Think mom didn’t teach you anything about money? Maybe you simply weren’t paying attention.
- “Have a place for everything, and everything in its place.”
- “Don’t be late.”
- “You can do anything if you set your mind to it.”
- “Know your own value.”
- “Do your homework!”
- “Practice, practice, practice.”
- “Don’t be afraid to ask for help.”
- “Take your time, and check your facts.”
- “Be yourself.”
- “There’s more to life than money.”
1. “Have a place for everything, and everything in its place.” Ever tried to balance your checkbook or pay the bills when you can’t lay your hands on one all-important piece of paper? And when are those bills due, anyway?
Organization is “very important in your financial life,” says Douglas Borkowski, director of the Financial Counseling Clinic at Iowa State University. In his family growing up, “mom and grandma were the ones who kept things organized,” he says.
2.“Don’t be late.” Mom was probably talking about school, but the rule applies to money, too. “You’d better pay your bills on time,” says Les Kotzer, attorney and co-author of “The Family War: Winning the Inheritance Battle.” Otherwise, you face increased interest rates, late fees and all kinds of financial penalties, including a damaged credit rating.
3.“You can do anything if you set your mind to it.” It’s a fact: Set a goal and write it down and you’re much more likely to attain it. (Think of it as jotting down directions to a place you’ve never visited.) It works the same for financial goals.
When it comes to income, debts and savings, “you have to know how the pieces fit,” says Borkowski.
On one sheet of paper, tally what comes in and what goes out. Include assets (what you own) and liabilities (what you owe).
It’s a great way to take a yearly snapshot of your financial life, says Miller, head of Kirkland, Wash.-based Miller Advisors, a fee-only financial planning firm. And it doesn’t require any special math know-how.
Save the sheets from year to year and you have a “financial diary,” which is “a real good way to have a very, very quick review,” she says.
5.“Do your homework!” Whether you’re looking for the best interest rate for your savings account or trying to find out if that investment tip is everything it’s cracked up to be, doing your homework is still important.
It also puts you in control of your finances, says Kotzer. By doing your own research and getting educated on topics that concern you financially, “you’re not always dependent on what others are telling you,” he says.
6.“Practice, practice, practice.” Want to stay home with the kids? Great move. But keep your skills sharp, just in case. “Over 50 percent of first marriages end in divorce,” says Miller, author of “Fair Share Divorce for Women.”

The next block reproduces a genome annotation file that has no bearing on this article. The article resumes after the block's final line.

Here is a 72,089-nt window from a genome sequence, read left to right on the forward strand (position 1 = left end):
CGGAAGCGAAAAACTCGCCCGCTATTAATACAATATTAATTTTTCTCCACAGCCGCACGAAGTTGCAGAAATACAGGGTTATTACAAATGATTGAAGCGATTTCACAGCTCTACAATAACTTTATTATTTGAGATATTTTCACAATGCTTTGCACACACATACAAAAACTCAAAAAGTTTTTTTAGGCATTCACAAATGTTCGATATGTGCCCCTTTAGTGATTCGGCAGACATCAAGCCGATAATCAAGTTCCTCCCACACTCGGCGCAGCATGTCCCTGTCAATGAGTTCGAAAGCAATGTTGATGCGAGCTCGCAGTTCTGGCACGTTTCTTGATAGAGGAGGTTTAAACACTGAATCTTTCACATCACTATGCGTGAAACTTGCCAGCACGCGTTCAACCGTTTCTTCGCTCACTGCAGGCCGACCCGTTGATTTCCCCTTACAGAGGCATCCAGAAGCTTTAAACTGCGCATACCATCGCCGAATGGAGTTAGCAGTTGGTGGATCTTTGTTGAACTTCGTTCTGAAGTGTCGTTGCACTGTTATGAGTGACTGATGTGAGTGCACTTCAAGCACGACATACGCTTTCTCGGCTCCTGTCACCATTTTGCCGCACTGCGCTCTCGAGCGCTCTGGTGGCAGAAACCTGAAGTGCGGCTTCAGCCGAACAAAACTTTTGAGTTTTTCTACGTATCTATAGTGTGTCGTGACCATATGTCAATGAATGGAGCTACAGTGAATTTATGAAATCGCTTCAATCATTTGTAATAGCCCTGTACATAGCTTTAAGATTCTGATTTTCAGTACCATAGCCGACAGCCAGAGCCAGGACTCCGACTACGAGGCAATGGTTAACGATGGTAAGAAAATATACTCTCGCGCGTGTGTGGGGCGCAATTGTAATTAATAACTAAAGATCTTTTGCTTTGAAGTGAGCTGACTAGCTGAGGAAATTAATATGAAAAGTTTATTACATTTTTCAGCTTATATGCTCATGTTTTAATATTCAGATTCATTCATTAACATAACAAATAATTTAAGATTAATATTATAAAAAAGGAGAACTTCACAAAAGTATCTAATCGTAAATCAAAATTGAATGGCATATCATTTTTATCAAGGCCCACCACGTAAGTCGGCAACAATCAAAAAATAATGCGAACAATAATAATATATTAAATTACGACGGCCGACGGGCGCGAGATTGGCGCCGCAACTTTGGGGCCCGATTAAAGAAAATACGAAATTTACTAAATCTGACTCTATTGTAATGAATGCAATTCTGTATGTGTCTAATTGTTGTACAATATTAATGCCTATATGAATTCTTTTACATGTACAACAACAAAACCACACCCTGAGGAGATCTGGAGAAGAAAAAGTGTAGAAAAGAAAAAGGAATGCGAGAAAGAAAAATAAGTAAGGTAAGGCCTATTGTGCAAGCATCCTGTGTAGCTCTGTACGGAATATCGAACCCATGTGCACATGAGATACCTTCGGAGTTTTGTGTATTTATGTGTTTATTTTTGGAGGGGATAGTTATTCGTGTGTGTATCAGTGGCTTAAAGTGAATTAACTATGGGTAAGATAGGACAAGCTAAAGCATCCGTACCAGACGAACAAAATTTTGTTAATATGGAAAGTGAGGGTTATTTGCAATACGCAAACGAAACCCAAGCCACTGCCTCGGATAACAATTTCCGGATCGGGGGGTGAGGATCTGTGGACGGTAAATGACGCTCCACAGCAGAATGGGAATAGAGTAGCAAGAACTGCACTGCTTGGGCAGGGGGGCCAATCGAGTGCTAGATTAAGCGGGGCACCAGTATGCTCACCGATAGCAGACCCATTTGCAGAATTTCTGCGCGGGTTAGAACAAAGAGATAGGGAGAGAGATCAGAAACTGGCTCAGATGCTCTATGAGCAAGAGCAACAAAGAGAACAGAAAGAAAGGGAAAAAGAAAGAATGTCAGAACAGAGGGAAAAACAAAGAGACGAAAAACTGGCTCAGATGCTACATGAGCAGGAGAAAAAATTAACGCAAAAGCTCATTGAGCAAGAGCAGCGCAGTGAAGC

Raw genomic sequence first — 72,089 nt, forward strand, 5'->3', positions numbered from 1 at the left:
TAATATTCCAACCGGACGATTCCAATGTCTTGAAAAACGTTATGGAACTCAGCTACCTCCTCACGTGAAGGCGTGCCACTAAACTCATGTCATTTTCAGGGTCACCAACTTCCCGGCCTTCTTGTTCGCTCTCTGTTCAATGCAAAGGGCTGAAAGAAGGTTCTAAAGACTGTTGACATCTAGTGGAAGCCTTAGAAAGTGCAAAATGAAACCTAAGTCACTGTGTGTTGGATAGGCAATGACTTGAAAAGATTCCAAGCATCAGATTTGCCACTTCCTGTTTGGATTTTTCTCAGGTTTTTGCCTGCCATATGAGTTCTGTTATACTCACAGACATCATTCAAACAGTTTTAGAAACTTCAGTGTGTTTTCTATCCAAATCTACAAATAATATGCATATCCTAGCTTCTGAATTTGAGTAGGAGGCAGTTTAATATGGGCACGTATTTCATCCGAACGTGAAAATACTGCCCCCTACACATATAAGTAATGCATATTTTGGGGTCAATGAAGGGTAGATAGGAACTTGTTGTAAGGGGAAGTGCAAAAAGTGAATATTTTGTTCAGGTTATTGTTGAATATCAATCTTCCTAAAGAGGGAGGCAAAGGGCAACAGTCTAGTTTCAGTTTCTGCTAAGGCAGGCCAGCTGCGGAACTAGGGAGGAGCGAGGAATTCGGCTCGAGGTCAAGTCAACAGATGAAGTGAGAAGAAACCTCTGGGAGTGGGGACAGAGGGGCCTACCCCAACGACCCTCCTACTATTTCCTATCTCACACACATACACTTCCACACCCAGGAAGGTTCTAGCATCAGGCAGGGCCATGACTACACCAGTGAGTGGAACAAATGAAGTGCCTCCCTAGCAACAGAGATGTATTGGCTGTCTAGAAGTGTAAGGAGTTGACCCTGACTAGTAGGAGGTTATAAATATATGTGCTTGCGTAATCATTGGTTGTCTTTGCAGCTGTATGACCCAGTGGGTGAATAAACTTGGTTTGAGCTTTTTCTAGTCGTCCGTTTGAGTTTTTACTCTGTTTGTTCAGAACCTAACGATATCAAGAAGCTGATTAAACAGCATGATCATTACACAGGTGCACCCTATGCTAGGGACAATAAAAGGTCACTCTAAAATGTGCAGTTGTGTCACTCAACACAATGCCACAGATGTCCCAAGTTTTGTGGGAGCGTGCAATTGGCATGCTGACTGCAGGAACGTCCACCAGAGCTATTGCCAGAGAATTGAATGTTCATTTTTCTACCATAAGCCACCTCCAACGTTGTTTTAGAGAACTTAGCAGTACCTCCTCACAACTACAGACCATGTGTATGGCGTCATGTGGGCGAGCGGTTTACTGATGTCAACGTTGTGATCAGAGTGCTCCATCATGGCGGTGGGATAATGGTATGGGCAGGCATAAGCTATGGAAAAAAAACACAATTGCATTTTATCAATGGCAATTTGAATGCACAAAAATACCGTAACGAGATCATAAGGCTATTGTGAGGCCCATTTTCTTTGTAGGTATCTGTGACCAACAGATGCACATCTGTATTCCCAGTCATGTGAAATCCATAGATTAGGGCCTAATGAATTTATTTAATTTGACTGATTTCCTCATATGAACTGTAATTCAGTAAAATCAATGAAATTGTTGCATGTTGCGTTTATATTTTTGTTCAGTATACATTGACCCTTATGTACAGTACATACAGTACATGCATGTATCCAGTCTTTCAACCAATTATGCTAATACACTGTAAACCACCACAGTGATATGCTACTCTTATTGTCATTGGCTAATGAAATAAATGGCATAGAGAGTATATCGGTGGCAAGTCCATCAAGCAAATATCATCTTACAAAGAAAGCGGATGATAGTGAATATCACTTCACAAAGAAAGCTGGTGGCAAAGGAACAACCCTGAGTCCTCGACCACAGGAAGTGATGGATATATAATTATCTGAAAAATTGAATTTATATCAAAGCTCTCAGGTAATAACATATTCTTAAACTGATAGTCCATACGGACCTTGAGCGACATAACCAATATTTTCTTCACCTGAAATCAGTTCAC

“Maintain your skill levels and connections because it’s so hard if you have to get back in,” she says.
Kotzer remembers his mother’s rule: “Certain things you do on your own; for others, you hire experts.” Unfortunately, he says, “we’ve become a nation of do-it-yourselfers.” As a result, he says, we’re “not utilizing experts who can make our lives easier.”
There are “a lot of people who are missing out on a lot because they’re not getting proper advice,” Kotzer says. “Take advantage of someone else’s years of education.”
“In relationships or in money, it’s so easy these days to con people,” says Miller. Smart consumers “have to read the fine print,” she says.
Taking your time to make a smart decision, or a time-out from making any decision, is a good strategy to keep from getting scammed or talked into a less-than-advisable situation.
“There are a lot of things you learn as you get older,” says Miller. “One is that you can take a little time to make a decision.”
9.“Be yourself.” Remember all the times you asked to do something because “everybody else is doing it”? Chances are mom tried to get you to think for yourself. In an era of commercials, text messaging, cell phones and the Internet, adults and kids are continuously bombarded with information and images of what everyone else is doing, selling, buying or consuming. That can have huge financial implications as you try to balance immediate gratification with long-term goals such as education and savings.
“Try not to be so influenced by the media and all the other voices, and try to take the time and listen to your own voice,” says Miller.
Kotzer remembers one elderly woman who came to him shortly before she died. Her biggest worry: Her two kids weren’t speaking to each other. She gave Kotzer an envelope and asked him to call a meeting between her son and daughter after she’d died to reveal the contents.
A short time later, Kotzer did exactly that. In the envelope was a collection of photos from when the kids had grown up together. There were shots of them arm in arm, on the way to school, playing, laughing and hugging. Along with it was a note from their mother, reminding them how much they loved and cared for each other as children and young adults, and telling them to look out for each other now. The last line brought the two grown siblings to tears. She wrote: “I’ll be watching you.”
Says Kotzer, “She brought the two kids together with her words.”